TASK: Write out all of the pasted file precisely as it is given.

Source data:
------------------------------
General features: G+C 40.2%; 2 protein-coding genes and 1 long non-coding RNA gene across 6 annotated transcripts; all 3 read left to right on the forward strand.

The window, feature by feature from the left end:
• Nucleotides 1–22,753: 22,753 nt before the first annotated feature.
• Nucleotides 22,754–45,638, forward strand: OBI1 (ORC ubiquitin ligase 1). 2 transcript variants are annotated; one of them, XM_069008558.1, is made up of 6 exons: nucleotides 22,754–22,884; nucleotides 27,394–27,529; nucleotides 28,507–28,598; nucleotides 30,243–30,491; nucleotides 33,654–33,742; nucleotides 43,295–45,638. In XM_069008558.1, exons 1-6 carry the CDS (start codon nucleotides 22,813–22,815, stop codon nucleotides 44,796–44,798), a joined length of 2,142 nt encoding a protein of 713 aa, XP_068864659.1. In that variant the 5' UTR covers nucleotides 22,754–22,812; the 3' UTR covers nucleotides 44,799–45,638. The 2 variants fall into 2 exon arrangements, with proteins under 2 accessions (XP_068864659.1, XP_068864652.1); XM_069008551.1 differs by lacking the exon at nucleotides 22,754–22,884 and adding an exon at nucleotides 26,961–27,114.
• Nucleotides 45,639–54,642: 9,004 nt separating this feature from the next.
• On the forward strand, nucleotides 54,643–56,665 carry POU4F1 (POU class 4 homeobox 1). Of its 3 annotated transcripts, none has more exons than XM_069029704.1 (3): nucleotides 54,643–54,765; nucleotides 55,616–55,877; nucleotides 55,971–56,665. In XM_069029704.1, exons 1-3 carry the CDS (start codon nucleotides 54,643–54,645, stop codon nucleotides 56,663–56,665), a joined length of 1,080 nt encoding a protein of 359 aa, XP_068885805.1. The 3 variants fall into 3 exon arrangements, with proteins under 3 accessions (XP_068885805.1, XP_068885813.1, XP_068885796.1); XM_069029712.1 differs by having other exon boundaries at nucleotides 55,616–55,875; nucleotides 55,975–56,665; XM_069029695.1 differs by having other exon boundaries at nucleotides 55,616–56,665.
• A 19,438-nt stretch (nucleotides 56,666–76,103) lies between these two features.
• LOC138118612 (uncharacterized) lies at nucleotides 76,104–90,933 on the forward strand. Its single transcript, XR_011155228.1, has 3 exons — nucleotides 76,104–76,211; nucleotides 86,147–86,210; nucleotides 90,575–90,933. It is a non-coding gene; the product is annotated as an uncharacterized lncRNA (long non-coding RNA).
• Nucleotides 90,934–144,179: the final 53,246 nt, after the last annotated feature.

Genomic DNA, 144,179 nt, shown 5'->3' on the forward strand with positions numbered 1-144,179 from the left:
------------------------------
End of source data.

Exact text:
General features: G+C 40.2%; 2 protein-coding genes and 1 long non-coding RNA gene across 6 annotated transcripts; all 3 read left to right on the forward strand.

The window, feature by feature from the left end:
• Nucleotides 1–22,753: 22,753 nt before the first annotated feature.
• Nucleotides 22,754–45,638, forward strand: OBI1 (ORC ubiquitin ligase 1). 2 transcript variants are annotated; one of them, XM_069008558.1, is made up of 6 exons: nucleotides 22,754–22,884; nucleotides 27,394–27,529; nucleotides 28,507–28,598; nucleotides 30,243–30,491; nucleotides 33,654–33,742; nucleotides 43,295–45,638. In XM_069008558.1, exons 1-6 carry the CDS (start codon nucleotides 22,813–22,815, stop codon nucleotides 44,796–44,798), a joined length of 2,142 nt encoding a protein of 713 aa, XP_068864659.1. In that variant the 5' UTR covers nucleotides 22,754–22,812; the 3' UTR covers nucleotides 44,799–45,638. The 2 variants fall into 2 exon arrangements, with proteins under 2 accessions (XP_068864659.1, XP_068864652.1); XM_069008551.1 differs by lacking the exon at nucleotides 22,754–22,884 and adding an exon at nucleotides 26,961–27,114.
• Nucleotides 45,639–54,642: 9,004 nt separating this feature from the next.
• On the forward strand, nucleotides 54,643–56,665 carry POU4F1 (POU class 4 homeobox 1). Of its 3 annotated transcripts, none has more exons than XM_069029704.1 (3): nucleotides 54,643–54,765; nucleotides 55,616–55,877; nucleotides 55,971–56,665. In XM_069029704.1, exons 1-3 carry the CDS (start codon nucleotides 54,643–54,645, stop codon nucleotides 56,663–56,665), a joined length of 1,080 nt encoding a protein of 359 aa, XP_068885805.1. The 3 variants fall into 3 exon arrangements, with proteins under 3 accessions (XP_068885805.1, XP_068885813.1, XP_068885796.1); XM_069029712.1 differs by having other exon boundaries at nucleotides 55,616–55,875; nucleotides 55,975–56,665; XM_069029695.1 differs by having other exon boundaries at nucleotides 55,616–56,665.
• A 19,438-nt stretch (nucleotides 56,666–76,103) lies between these two features.
• LOC138118612 (uncharacterized) lies at nucleotides 76,104–90,933 on the forward strand. Its single transcript, XR_011155228.1, has 3 exons — nucleotides 76,104–76,211; nucleotides 86,147–86,210; nucleotides 90,575–90,933. It is a non-coding gene; the product is annotated as an uncharacterized lncRNA (long non-coding RNA).
• Nucleotides 90,934–144,179: the final 53,246 nt, after the last annotated feature.

Genomic DNA, 144,179 nt, shown 5'->3' on the forward strand with positions numbered 1-144,179 from the left: